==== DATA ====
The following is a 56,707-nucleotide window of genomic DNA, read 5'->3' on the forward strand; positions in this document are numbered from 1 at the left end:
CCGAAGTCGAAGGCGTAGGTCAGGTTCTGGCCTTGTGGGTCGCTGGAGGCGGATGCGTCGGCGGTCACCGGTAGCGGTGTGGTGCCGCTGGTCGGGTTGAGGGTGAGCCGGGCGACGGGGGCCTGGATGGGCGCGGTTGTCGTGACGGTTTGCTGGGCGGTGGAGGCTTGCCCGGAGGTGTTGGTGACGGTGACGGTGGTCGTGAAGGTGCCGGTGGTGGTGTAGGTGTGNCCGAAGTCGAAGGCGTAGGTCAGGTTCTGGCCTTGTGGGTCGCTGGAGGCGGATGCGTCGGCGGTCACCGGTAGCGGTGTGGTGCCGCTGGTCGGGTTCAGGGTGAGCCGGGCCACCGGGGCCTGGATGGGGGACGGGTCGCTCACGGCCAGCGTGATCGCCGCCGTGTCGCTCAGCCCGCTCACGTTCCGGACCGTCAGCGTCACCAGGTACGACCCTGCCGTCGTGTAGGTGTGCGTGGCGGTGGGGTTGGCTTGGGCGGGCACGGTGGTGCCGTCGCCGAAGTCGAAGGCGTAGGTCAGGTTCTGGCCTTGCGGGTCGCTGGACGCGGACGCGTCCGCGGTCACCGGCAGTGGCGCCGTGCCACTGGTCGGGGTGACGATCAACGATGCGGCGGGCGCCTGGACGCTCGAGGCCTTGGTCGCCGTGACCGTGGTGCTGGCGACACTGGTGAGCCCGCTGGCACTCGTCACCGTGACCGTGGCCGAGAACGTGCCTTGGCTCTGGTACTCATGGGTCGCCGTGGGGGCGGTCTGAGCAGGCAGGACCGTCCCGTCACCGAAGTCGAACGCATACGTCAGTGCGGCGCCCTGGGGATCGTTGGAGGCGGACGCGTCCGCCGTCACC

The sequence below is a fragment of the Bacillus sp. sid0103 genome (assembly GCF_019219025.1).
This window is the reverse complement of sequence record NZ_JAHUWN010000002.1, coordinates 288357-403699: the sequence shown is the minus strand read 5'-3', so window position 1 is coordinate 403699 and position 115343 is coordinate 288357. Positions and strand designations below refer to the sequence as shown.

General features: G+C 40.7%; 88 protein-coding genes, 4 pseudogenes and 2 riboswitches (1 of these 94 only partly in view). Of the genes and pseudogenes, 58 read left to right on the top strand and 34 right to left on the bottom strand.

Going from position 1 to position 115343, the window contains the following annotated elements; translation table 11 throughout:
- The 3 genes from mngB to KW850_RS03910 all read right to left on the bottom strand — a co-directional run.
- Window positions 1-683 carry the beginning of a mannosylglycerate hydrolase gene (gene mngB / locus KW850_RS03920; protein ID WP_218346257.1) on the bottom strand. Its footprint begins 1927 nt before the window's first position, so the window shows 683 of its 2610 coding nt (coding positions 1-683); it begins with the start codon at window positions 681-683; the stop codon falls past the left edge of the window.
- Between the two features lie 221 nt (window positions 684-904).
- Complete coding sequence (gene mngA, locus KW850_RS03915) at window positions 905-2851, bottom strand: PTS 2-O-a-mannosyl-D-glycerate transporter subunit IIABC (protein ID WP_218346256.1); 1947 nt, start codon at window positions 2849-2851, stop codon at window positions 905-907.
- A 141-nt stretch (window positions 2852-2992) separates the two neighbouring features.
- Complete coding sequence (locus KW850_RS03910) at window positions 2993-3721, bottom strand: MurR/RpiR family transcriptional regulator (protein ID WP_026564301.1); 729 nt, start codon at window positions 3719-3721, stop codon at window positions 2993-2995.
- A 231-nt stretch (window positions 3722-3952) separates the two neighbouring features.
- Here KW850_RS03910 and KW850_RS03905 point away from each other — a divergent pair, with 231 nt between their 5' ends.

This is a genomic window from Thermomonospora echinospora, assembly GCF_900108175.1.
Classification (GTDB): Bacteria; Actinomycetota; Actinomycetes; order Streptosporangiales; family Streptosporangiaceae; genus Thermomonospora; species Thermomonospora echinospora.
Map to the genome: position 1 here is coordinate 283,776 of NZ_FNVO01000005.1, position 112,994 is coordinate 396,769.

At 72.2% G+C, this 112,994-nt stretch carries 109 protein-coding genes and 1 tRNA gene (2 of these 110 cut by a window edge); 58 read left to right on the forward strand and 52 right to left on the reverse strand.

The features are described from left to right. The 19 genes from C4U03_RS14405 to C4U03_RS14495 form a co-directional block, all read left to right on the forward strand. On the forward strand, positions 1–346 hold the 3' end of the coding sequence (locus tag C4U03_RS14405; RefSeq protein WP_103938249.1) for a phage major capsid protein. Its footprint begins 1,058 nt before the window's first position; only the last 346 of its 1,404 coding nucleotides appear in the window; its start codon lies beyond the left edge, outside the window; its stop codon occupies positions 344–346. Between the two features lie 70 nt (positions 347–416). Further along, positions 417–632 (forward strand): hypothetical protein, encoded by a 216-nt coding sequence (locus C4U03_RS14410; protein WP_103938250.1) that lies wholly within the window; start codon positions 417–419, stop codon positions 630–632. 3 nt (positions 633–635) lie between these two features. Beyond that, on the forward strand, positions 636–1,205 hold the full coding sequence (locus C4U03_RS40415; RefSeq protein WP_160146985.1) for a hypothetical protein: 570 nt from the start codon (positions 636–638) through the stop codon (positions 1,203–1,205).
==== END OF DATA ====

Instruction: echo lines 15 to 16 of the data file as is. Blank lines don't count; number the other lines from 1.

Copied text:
This is a genomic window from Thermomonospora echinospora, assembly GCF_900108175.1.
Classification (GTDB): Bacteria; Actinomycetota; Actinomycetes; order Streptosporangiales; family Streptosporangiaceae; genus Thermomonospora; species Thermomonospora echinospora.